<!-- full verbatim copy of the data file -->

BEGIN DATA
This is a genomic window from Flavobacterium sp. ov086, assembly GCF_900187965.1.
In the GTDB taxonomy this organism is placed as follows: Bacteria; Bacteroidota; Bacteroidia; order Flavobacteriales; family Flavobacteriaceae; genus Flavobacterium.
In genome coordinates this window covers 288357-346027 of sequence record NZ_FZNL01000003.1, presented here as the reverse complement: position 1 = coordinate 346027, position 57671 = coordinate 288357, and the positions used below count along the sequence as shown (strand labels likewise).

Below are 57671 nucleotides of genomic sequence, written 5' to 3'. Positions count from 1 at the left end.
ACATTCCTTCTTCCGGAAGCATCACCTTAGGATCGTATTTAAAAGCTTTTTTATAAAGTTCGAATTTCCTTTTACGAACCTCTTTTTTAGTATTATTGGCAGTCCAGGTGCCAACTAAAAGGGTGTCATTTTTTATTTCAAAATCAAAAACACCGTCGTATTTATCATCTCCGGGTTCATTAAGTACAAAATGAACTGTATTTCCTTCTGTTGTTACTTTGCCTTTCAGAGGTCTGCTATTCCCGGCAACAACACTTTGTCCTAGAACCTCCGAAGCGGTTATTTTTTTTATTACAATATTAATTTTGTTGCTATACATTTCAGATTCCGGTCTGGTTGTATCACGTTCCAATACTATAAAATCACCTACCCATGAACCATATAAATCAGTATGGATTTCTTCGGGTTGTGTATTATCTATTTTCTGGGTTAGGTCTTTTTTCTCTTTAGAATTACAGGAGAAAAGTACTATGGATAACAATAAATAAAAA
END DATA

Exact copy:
This is a genomic window from Flavobacterium sp. ov086, assembly GCF_900187965.1.
In the GTDB taxonomy this organism is placed as follows: Bacteria; Bacteroidota; Bacteroidia; order Flavobacteriales; family Flavobacteriaceae; genus Flavobacterium.
In genome coordinates this window covers 288357-346027 of sequence record NZ_FZNL01000003.1, presented here as the reverse complement: position 1 = coordinate 346027, position 57671 = coordinate 288357, and the positions used below count along the sequence as shown (strand labels likewise).

Below are 57671 nucleotides of genomic sequence, written 5' to 3'. Positions count from 1 at the left end.
ACATTCCTTCTTCCGGAAGCATCACCTTAGGATCGTATTTAAAAGCTTTTTTATAAAGTTCGAATTTCCTTTTACGAACCTCTTTTTTAGTATTATTGGCAGTCCAGGTGCCAACTAAAAGGGTGTCATTTTTTATTTCAAAATCAAAAACACCGTCGTATTTATCATCTCCGGGTTCATTAAGTACAAAATGAACTGTATTTCCTTCTGTTGTTACTTTGCCTTTCAGAGGTCTGCTATTCCCGGCAACAACACTTTGTCCTAGAACCTCCGAAGCGGTTATTTTTTTTATTACAATATTAATTTTGTTGCTATACATTTCAGATTCCGGTCTGGTTGTATCACGTTCCAATACTATAAAATCACCTACCCATGAACCATATAAATCAGTATGGATTTCTTCGGGTTGTGTATTATCTATTTTCTGGGTTAGGTCTTTTTTCTCTTTAGAATTACAGGAGAAAAGTACTATGGATAACAATAAATAAAAA